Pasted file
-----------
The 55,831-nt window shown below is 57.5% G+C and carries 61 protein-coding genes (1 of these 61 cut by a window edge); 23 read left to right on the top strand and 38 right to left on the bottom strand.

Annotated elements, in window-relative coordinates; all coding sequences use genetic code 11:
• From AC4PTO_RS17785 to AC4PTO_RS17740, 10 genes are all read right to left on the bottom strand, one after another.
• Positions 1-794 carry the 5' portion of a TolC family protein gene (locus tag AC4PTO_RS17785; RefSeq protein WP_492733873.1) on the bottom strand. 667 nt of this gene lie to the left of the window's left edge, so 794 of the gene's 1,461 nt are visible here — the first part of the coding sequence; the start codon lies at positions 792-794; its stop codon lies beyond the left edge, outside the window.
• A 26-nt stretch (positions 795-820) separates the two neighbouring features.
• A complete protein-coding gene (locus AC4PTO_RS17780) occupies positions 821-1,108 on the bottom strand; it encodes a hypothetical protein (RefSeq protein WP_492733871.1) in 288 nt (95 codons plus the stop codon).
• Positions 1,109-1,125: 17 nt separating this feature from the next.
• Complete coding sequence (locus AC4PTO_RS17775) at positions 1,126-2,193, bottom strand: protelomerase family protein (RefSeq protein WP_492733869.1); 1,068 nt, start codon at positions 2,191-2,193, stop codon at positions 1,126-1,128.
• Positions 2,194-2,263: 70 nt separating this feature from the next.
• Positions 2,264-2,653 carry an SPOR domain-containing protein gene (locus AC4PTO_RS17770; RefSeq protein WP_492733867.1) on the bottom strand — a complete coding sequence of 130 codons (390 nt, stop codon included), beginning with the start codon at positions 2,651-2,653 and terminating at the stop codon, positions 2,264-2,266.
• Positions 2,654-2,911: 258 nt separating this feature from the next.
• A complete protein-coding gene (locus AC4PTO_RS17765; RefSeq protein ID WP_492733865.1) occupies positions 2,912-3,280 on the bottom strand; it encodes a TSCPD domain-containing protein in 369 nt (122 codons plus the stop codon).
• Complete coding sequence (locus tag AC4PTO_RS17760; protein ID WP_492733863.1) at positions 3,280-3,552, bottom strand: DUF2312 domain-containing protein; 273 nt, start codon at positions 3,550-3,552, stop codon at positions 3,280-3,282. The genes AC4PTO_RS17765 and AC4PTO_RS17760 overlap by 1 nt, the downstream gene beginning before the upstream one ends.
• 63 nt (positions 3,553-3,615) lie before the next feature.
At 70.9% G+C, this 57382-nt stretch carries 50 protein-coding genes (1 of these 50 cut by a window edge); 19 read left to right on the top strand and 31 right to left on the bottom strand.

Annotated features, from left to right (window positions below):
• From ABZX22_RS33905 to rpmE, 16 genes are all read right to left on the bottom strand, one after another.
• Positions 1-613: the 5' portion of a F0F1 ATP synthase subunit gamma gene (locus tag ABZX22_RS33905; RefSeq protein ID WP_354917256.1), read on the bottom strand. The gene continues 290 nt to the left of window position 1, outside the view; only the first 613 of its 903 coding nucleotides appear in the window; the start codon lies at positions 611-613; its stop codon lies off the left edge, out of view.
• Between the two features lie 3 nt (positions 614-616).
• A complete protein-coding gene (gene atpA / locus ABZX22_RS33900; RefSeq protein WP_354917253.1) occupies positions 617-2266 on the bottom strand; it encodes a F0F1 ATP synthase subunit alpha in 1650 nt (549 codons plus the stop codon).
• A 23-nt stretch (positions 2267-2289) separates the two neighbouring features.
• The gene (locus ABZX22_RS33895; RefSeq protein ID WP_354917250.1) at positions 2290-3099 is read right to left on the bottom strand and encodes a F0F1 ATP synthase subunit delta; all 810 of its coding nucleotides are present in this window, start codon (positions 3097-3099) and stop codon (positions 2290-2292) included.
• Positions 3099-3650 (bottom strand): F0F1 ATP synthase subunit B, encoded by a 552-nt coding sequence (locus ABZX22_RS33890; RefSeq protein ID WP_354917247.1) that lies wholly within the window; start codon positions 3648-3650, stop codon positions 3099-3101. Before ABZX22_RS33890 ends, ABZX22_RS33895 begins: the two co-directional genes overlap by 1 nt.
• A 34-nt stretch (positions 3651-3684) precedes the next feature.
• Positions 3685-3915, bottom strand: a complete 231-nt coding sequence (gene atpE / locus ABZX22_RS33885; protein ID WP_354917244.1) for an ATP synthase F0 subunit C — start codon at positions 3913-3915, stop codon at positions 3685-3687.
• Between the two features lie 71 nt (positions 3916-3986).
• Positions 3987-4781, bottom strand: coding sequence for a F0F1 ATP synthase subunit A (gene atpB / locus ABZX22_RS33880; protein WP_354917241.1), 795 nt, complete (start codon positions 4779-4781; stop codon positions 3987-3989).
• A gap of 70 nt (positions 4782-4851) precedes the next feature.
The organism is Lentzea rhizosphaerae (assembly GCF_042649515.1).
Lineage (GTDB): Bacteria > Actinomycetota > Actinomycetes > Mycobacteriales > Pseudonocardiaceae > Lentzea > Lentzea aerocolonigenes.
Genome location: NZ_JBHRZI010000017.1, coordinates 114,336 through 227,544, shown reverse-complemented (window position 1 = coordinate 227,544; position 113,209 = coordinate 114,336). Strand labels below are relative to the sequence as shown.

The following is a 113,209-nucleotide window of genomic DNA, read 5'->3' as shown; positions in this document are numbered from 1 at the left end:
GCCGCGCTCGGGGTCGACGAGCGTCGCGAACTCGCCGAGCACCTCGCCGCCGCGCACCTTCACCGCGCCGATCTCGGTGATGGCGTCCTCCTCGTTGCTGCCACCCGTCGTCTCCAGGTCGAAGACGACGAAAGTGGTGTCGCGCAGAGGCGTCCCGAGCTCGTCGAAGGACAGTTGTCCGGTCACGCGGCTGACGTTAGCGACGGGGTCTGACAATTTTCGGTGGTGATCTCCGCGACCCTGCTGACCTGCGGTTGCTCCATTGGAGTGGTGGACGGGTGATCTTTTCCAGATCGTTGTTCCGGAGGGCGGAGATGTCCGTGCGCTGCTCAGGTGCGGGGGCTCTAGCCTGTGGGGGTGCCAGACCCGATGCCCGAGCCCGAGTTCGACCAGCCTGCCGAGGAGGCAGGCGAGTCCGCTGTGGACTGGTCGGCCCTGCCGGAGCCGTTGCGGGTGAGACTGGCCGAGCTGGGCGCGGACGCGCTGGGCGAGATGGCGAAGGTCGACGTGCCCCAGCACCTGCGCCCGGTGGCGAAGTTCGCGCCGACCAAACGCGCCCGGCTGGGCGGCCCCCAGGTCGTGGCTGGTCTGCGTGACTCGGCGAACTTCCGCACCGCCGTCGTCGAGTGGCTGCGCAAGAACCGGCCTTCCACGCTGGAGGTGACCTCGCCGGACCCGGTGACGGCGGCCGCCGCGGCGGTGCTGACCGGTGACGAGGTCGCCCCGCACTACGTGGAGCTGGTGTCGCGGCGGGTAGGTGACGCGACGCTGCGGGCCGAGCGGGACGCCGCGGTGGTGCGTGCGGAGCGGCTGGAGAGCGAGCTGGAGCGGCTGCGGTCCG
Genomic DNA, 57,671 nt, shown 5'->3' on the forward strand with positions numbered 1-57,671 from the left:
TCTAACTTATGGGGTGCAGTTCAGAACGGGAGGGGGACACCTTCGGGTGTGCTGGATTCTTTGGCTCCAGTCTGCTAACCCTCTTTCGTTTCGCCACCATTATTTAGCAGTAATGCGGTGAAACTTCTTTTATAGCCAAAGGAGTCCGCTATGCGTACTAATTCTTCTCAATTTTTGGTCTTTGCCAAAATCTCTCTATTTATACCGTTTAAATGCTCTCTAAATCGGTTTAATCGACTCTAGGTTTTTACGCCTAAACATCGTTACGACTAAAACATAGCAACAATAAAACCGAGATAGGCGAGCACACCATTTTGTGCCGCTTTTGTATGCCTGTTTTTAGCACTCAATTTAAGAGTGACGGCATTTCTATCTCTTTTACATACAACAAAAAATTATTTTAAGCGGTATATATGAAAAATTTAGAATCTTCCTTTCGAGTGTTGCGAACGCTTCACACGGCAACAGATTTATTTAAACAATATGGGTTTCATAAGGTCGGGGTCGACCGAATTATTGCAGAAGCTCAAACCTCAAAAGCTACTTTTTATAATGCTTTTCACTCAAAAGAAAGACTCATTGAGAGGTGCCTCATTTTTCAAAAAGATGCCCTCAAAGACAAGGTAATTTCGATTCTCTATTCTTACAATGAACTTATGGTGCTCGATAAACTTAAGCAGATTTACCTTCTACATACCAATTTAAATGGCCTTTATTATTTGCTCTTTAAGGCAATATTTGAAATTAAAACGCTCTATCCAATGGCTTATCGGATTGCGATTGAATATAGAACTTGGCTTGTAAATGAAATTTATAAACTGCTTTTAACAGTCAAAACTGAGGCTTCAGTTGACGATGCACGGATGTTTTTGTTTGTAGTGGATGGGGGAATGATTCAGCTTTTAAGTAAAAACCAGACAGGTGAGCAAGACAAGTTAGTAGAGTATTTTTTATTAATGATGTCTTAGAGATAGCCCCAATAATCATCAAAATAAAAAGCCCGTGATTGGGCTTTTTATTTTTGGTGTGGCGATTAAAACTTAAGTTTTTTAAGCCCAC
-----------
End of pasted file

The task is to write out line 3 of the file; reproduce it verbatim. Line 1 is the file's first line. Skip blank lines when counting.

• From AC4PTO_RS17785 to AC4PTO_RS17740, 10 genes are all read right to left on the bottom strand, one after another.